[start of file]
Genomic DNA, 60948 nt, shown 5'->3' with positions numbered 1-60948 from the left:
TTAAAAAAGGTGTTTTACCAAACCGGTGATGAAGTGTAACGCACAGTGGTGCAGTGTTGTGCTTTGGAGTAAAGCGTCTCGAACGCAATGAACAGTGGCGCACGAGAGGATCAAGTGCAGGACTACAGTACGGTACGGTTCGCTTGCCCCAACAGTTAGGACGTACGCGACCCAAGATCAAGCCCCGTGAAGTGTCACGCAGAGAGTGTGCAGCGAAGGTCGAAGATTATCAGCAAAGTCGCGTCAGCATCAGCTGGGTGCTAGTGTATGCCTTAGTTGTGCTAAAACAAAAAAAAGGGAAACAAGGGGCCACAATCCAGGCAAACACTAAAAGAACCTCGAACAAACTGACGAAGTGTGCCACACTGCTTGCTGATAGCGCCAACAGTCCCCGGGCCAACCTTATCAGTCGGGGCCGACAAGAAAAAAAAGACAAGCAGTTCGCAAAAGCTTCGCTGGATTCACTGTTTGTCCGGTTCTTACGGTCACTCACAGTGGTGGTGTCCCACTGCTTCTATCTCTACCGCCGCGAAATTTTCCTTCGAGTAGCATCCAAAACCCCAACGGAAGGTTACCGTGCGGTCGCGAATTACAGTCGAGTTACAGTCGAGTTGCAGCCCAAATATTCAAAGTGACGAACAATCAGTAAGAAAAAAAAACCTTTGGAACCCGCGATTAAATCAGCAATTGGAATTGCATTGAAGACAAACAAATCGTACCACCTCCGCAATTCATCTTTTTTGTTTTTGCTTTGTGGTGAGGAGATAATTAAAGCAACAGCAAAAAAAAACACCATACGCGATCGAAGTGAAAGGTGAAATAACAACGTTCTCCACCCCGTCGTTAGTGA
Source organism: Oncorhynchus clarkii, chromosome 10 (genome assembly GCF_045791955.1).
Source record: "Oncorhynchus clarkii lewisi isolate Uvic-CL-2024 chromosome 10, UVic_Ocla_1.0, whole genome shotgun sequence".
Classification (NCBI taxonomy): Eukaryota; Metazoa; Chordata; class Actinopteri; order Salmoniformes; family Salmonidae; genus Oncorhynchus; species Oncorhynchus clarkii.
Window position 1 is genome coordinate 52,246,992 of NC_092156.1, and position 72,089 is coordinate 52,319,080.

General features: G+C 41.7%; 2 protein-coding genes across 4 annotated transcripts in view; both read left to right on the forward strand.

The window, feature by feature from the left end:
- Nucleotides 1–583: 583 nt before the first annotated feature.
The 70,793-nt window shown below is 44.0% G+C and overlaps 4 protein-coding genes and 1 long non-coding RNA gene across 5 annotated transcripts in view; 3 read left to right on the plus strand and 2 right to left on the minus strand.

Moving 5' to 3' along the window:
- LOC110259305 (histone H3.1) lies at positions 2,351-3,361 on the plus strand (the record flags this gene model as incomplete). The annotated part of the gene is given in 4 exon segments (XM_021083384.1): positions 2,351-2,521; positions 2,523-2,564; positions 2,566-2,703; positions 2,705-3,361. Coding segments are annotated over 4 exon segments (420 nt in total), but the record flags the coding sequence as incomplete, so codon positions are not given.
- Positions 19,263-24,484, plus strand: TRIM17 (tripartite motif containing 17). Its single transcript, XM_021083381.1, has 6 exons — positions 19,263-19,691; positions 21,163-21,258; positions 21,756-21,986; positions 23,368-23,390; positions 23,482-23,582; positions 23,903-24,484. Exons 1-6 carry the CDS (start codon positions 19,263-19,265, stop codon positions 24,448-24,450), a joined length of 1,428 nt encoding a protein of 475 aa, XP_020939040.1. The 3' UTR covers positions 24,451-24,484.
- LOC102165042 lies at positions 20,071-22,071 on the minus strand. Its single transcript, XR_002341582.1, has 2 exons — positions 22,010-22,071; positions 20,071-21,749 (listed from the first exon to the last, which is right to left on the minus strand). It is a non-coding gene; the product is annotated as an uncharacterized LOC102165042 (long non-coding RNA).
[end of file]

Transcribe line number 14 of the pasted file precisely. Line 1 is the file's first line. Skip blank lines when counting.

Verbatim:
- LOC102165042 lies at positions 20,071-22,071 on the minus strand. Its single transcript, XR_002341582.1, has 2 exons — positions 22,010-22,071; positions 20,071-21,749 (listed from the first exon to the last, which is right to left on the minus strand). It is a non-coding gene; the product is annotated as an uncharacterized LOC102165042 (long non-coding RNA).